Mike recently posted an answer to another meta question that got me thinking about this distinction and the impact this has on BH.SE's viability (I'm beginning to wonder if ScottS was really onto something in this post). The reality is that the lines are still blurred - even in secular academia.
What is/are Biblical Studies?
The preface to The Oxford Handbook of Biblical Studies (published in 2008) gives an excellent statement concerning this:
What is (or should it be are? but we shall stay with the singular) Biblical Studies? Is it a watered-down version of theology with the doctrinal parts omitted? Is it like Religious Studies, but concentrating on Judaism and Christianity? The answer is that Biblical Studies is a collection of various, and in some cases independent, disciplines clustering around a collection of texts known as the Bible whose precise limits (those of the Bible) are still a matter of disagreement among various branches of the Christian churches. These disciplines range from Archaeology, Egyptology, and Assyriology through Textual Criticism, Linguistics, History, and Sociology, to Literary Theory, Feminism, and Theology, to name only some. That these disciplines should have come to be connected with the study of the Bible results from the unique position that the Bible (however understood) has occupied in Western history, art, and culture for some 2,000 years. No comparable collection of texts has been subjected to such sustained critical examination and elucidation over such a long period of time.
If you continue to read the preface, you will see that this diversity is the current state of the field. The confusion inherent to BH.SE is symptomatic of the greater lack of precise definitions in the field itself. If Oxford hasn't figured it out yet, we should also expect some roadblocks and challenges when it comes to determining our scope and future direction. But we also shouldn't avoid defining our site simply because the field itself has not done so (considering that many Biblical scholars and scholarly Biblical publications are affiliated with religious traditions or are decidedly pluralist, there is no impetus to do so for many, and there will likely never be universally agreed-upon terms for this reason).
The History of Biblical Studies
The Oxford Handbook of Biblical Studies has articles on the history of Hebrew Bible and New Testament scholarship which are fascinating and extremely helpful to understanding where the field of Biblical Studies has come from and where the field is going. I will quote portions of the abstract for each article:
Hebrew Bible Scholarship
Seventy years ago, the discipline was still reacting in various ways to the theory of the history of Israelite religion and sacrifice and the theory of how and when the Old Testament had been composed, which had received classical expression fifty years earlier in J. Wellhausen's Prolegomena (1883). In Germany, the discipline faced the determined attempts of the ‘German Christian’ movement to banish the study of Hebrew and the Old Testament from universities and the use of the Old Testament from Christian worship. However, the ending of the Second World War initiated a period of consolidation with strongly marked theological interests, until the emergence, in the late 1960s, of new methodologies including structuralism, literature criticism, feminist and liberation theology, deconstruction, and canonical criticism.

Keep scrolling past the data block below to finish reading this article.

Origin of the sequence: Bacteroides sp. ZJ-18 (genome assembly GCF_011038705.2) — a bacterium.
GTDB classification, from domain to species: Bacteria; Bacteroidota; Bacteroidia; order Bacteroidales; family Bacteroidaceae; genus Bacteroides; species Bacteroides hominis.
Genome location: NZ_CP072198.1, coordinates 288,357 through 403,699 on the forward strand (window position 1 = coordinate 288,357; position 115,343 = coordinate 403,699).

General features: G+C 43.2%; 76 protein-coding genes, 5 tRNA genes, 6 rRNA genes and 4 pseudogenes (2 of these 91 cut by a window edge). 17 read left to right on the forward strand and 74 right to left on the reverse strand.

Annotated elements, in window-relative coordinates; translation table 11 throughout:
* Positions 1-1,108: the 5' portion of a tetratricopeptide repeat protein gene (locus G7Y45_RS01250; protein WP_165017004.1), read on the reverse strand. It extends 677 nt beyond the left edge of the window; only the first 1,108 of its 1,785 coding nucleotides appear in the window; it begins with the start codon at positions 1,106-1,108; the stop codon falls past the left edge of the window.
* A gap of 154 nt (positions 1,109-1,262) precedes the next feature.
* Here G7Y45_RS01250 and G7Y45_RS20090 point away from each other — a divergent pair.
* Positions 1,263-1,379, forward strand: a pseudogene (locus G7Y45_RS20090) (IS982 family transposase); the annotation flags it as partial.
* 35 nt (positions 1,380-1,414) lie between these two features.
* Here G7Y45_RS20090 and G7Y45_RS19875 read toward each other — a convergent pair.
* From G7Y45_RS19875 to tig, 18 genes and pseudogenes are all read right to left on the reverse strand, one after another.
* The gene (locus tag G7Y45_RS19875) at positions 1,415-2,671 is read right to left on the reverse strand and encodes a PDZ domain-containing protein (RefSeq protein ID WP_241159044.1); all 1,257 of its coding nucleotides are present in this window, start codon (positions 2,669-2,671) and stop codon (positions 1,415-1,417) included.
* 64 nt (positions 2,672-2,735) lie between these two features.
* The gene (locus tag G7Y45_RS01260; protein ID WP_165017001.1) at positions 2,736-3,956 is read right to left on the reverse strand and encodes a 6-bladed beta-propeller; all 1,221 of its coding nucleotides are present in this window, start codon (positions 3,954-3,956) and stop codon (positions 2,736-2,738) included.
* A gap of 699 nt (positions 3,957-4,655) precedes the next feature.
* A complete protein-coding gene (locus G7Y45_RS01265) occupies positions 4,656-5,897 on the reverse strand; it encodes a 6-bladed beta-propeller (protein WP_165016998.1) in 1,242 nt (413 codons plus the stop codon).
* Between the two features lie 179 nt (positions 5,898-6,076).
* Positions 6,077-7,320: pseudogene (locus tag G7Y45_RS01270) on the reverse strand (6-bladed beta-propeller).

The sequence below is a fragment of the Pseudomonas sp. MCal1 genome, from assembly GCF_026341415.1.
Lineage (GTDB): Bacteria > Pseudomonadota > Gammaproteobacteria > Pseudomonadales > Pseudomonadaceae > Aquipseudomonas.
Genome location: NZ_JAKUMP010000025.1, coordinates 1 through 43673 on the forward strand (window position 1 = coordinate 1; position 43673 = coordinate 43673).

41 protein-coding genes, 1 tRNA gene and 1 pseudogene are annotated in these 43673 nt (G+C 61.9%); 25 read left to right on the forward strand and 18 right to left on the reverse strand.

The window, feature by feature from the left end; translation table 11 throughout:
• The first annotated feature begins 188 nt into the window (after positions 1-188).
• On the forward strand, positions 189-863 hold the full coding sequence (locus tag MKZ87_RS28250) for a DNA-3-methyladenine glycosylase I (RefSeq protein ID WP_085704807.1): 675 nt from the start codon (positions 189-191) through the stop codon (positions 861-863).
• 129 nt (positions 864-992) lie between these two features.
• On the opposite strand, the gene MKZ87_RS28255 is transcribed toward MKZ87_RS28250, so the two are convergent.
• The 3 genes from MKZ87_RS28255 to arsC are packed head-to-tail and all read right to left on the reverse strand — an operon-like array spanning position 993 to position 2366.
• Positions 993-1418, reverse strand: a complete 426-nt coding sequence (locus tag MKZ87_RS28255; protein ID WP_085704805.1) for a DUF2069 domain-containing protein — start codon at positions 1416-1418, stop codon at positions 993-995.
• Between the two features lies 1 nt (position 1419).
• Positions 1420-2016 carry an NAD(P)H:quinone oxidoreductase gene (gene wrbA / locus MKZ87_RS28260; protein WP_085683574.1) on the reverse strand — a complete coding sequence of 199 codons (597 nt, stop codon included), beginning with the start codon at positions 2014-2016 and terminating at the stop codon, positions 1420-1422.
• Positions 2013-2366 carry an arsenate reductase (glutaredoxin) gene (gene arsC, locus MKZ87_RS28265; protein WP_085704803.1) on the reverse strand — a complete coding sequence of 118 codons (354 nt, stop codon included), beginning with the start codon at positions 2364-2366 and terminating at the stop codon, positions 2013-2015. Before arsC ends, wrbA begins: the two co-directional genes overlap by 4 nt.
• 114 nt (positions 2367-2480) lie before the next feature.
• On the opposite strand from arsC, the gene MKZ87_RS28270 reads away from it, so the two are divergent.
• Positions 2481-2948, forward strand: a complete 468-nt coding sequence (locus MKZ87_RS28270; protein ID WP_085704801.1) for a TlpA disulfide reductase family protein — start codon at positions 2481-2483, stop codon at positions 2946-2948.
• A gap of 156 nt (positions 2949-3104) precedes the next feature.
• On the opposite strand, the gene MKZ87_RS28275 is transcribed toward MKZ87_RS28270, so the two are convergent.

New Testament Scholarship
[There are] three scholarly generations that differ sufficiently to be labelled as times of continuation (1935–62), transition (1960s and 1970s), and innovation (1980–2005). The changing social, political, and economic environments are reflected in a tendency towards cautious theological synthesis in the first generation; theological radicalism, internationalism, and ecumenism in the second; and a new pluralism, including some retreat from or repudiation of theology, in the third.
Given these statements, the current direction of the field of Hebrew Bible scholarship includes "structuralism, literature criticism, feminist and liberation theology, deconstruction, and canonical criticism." The current direction in the field of New Testament scholarship includes "a new pluralism, including some retreat from or repudiation of theology."
A Christian Bias is (Currently) Inherent to the Field
As an example, the The Oxford Handbook of Biblical Studies refers to the Tanakh as the Old Testament, as do many other scholarly institutions and publications. But if one would study the history of Oxford and the development of Biblical Studies as a field, he/she will find that many of the top institutions have a decidedly Christian background. It is only recently (post-1960s) that existing Biblical Studies methodologies and approaches have significantly expanded to Jewish scholars (as well as Muslim Quranic scholars). The current direction of the field is moving away from exclusively Christian language and biases (to the point of repudiating theology in the field). BH.SE has the opportunity to move in this direction by evaluating the bias inherent in the terms often used in the field.